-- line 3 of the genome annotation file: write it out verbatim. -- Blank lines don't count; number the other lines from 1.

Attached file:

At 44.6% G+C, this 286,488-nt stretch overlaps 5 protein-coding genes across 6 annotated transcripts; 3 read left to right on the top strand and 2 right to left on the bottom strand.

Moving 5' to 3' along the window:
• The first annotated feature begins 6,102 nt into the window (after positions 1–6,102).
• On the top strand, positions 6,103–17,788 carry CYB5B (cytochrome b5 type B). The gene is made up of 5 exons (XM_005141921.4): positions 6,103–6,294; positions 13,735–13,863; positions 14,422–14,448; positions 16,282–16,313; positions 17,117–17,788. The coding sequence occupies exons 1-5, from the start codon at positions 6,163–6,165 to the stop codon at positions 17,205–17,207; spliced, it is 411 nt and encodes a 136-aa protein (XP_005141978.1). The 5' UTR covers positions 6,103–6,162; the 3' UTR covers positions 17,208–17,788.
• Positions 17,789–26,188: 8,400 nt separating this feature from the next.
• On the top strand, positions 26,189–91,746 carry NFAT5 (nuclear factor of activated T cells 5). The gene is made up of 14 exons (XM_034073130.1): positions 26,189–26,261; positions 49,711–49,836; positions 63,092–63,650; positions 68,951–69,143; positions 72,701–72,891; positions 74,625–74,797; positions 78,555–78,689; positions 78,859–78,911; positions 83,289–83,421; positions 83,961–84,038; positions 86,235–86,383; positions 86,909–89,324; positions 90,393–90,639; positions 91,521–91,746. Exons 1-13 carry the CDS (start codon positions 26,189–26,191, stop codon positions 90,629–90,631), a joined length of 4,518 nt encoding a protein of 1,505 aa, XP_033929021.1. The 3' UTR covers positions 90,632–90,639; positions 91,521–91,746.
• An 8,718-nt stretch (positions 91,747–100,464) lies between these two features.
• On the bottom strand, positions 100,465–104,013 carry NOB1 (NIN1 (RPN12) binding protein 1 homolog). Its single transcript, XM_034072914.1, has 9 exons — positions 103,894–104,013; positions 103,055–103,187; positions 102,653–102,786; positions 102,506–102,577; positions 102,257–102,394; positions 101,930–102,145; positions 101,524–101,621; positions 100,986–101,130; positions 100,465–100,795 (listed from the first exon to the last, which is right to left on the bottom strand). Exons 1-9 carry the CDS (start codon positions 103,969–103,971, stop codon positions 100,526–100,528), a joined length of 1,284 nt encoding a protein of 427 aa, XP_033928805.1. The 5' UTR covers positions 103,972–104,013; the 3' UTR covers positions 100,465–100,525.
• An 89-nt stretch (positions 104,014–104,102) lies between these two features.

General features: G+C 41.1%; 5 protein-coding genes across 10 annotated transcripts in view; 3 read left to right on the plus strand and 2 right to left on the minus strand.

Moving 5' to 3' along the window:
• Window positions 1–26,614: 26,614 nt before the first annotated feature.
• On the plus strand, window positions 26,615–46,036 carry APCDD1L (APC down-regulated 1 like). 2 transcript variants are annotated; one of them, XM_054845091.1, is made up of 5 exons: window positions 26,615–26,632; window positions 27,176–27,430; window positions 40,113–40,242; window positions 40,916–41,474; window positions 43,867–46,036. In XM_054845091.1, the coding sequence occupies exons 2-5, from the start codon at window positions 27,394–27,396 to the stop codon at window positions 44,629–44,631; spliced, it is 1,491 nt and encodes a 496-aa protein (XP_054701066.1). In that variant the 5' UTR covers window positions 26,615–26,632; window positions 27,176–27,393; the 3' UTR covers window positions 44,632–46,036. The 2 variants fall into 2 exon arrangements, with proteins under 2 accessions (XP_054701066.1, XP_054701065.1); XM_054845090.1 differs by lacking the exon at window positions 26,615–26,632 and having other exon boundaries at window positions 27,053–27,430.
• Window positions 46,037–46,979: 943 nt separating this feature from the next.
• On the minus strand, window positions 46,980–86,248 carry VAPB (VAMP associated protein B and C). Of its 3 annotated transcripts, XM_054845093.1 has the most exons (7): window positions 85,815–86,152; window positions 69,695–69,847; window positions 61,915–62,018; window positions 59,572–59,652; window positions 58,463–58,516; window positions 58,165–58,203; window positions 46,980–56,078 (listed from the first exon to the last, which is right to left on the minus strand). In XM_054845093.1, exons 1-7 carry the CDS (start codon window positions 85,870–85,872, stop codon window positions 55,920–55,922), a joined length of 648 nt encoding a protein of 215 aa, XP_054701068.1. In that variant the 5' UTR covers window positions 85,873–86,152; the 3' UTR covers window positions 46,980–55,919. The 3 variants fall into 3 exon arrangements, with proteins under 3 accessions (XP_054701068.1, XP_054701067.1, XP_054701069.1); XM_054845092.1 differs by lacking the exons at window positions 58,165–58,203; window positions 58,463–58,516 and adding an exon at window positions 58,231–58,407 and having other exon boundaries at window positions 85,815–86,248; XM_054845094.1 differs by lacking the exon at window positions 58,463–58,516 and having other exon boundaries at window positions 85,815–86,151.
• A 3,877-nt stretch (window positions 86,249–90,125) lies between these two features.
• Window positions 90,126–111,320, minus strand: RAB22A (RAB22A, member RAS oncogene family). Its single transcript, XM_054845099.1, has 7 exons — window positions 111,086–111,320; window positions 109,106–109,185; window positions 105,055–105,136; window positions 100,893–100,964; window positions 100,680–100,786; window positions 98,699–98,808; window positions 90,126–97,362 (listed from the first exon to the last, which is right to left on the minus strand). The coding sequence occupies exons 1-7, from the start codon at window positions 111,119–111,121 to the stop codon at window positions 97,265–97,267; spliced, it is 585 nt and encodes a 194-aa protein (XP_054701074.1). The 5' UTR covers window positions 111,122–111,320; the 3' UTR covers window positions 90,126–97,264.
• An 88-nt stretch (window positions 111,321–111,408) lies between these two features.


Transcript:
• The first annotated feature begins 6,102 nt into the window (after positions 1–6,102).